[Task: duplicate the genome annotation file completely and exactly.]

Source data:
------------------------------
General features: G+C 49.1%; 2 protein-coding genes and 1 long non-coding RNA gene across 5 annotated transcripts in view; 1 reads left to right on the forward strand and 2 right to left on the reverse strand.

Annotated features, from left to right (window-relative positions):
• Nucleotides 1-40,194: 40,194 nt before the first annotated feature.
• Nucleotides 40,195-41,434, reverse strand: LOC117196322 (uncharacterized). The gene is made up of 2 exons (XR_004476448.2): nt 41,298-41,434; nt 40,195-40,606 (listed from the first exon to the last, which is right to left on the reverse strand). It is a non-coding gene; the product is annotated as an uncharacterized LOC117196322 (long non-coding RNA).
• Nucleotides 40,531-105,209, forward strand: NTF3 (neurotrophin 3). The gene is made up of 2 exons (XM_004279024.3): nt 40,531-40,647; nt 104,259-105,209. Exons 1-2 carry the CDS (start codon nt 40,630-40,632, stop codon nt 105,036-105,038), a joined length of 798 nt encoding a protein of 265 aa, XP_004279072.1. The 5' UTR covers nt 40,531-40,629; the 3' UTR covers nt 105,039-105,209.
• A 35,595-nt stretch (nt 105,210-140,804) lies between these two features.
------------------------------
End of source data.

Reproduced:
General features: G+C 49.1%; 2 protein-coding genes and 1 long non-coding RNA gene across 5 annotated transcripts in view; 1 reads left to right on the forward strand and 2 right to left on the reverse strand.

Annotated features, from left to right (window-relative positions):
• Nucleotides 1-40,194: 40,194 nt before the first annotated feature.
• Nucleotides 40,195-41,434, reverse strand: LOC117196322 (uncharacterized). The gene is made up of 2 exons (XR_004476448.2): nt 41,298-41,434; nt 40,195-40,606 (listed from the first exon to the last, which is right to left on the reverse strand). It is a non-coding gene; the product is annotated as an uncharacterized LOC117196322 (long non-coding RNA).
• Nucleotides 40,531-105,209, forward strand: NTF3 (neurotrophin 3). The gene is made up of 2 exons (XM_004279024.3): nt 40,531-40,647; nt 104,259-105,209. Exons 1-2 carry the CDS (start codon nt 40,630-40,632, stop codon nt 105,036-105,038), a joined length of 798 nt encoding a protein of 265 aa, XP_004279072.1. The 5' UTR covers nt 40,531-40,629; the 3' UTR covers nt 105,039-105,209.
• A 35,595-nt stretch (nt 105,210-140,804) lies between these two features.